• A different way of considering narratives is to look at so called binary oppositions. In structuralism, elements have meaning because of difference or oppositions. Good has meaning because it is not bad and vice versa. Storytelling then (or myth making in Claude Levi-Strauss – French structual anthropologist)’s terms is a way of reconciling symbolically i.e. through storytelling what cannot actually be resolved in actuality. Levi-Strauss assigned this role to myths which are used to deal with the contradictions in experienceHumanity’s attempt to understand reality through the creation of mythsMyths deal with the contradictions in our livesHow are deep binary structures articulated by narratives?Basic oppositions are: (get students to suggest them)Heroes and villainsHelpers and henchmenPrincesses and sirensSeekers and avoidersMen and womenArt/culture and natureCivilisation and wilderness/nature/savagery etcA narrative analysis based on paradigms looks at deep binary structures within stories and asks what the characters and other elements in the story come to represent and how they advance the story.A further aspect of this is that in these oppositions there is a hierarchy, that is one element of the pair will be favoured over the other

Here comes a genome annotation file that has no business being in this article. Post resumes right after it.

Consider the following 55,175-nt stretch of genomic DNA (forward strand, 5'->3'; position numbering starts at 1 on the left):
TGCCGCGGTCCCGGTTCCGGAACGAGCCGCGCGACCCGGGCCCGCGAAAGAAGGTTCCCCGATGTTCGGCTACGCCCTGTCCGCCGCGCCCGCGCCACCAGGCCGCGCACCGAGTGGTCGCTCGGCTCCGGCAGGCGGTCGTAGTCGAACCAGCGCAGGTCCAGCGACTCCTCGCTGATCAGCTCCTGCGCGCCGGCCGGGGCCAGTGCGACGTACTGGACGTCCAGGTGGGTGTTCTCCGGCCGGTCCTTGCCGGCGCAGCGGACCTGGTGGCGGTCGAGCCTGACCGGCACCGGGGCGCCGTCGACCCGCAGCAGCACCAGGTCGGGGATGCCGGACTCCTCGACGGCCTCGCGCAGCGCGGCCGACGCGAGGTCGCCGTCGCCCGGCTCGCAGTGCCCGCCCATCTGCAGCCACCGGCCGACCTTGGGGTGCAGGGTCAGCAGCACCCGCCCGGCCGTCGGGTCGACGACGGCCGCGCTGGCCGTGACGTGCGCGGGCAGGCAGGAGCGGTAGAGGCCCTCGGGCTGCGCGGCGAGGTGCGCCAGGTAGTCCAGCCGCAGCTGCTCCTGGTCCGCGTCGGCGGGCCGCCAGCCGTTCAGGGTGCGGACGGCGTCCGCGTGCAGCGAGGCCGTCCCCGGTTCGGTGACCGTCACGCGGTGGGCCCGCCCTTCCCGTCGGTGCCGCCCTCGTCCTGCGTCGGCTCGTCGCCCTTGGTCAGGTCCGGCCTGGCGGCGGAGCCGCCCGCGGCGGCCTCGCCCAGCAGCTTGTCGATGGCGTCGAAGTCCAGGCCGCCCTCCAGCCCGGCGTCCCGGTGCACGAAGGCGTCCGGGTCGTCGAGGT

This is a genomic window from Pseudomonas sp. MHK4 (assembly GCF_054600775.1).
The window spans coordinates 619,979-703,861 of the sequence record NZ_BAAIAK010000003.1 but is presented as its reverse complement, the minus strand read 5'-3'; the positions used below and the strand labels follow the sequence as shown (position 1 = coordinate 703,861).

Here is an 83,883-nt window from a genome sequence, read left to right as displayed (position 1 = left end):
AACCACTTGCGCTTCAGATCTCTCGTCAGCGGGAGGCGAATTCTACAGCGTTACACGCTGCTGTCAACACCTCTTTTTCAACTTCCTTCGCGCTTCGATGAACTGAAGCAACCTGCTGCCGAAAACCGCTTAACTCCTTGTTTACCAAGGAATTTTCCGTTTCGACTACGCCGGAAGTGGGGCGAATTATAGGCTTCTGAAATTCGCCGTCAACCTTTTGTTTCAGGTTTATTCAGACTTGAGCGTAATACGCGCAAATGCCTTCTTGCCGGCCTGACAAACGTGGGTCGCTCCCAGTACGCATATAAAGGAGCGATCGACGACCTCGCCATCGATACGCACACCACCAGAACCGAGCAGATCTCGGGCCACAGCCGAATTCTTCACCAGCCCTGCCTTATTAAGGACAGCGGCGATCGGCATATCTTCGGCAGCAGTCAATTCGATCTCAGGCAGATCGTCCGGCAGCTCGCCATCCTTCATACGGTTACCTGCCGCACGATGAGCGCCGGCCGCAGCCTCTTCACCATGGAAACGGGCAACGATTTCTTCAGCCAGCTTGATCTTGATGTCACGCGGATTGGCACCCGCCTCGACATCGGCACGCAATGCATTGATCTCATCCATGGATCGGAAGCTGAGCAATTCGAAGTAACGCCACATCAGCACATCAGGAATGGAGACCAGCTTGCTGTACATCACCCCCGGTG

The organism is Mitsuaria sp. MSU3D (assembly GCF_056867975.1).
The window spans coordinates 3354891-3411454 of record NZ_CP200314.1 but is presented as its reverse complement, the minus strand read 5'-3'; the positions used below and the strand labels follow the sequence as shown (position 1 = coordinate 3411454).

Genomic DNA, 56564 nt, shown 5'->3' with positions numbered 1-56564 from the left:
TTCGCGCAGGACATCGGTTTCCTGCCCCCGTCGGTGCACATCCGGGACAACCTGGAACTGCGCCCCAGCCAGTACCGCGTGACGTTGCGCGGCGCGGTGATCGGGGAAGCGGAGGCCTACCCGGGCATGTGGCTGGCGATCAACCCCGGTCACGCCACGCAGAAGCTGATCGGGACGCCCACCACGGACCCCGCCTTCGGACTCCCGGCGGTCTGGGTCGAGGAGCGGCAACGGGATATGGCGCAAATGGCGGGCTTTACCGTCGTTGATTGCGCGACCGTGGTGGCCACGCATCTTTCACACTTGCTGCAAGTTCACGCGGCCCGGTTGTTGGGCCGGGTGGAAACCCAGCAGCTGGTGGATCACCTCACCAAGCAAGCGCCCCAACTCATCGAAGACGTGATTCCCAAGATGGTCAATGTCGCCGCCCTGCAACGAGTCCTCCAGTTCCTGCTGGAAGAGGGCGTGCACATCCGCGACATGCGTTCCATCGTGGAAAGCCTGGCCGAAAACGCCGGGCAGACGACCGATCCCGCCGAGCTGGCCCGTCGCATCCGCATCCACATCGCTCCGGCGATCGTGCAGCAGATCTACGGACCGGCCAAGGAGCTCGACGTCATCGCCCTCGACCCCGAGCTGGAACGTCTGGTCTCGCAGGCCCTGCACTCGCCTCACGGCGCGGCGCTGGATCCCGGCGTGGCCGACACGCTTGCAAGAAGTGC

• After viewing this ad, look again at the google ad ‘reunion’. Is there any evidence for underlying oppositional structures which propel the narrative (not the story). It would seem that there is an opposition here of technology (new) with (old) conflict. There is also opposition in terms of generation. He (old) doesn’t know what to do about the situation (didn’t even think to use the technology himself) whereas she does.
  • The seven narrative functions (‘spheres of action’) - Roles in the development of a narrative
  • What can we say about this story in terms of structure and ideology? What are the key elements in this advert? What are the key narrative elements? What are the key character elements? How does time and space figure in this narrative?